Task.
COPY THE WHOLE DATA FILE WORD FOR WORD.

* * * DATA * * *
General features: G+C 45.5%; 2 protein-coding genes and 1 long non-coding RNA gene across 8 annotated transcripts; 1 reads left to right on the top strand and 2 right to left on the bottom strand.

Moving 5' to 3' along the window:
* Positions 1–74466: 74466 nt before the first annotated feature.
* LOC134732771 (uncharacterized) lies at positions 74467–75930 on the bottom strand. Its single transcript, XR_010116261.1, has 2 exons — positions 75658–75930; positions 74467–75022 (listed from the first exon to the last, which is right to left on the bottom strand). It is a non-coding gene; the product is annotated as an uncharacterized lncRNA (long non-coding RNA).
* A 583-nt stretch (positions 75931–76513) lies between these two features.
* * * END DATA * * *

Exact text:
General features: G+C 45.5%; 2 protein-coding genes and 1 long non-coding RNA gene across 8 annotated transcripts; 1 reads left to right on the top strand and 2 right to left on the bottom strand.

Moving 5' to 3' along the window:
* Positions 1–74466: 74466 nt before the first annotated feature.
* LOC134732771 (uncharacterized) lies at positions 74467–75930 on the bottom strand. Its single transcript, XR_010116261.1, has 2 exons — positions 75658–75930; positions 74467–75022 (listed from the first exon to the last, which is right to left on the bottom strand). It is a non-coding gene; the product is annotated as an uncharacterized lncRNA (long non-coding RNA).
* A 583-nt stretch (positions 75931–76513) lies between these two features.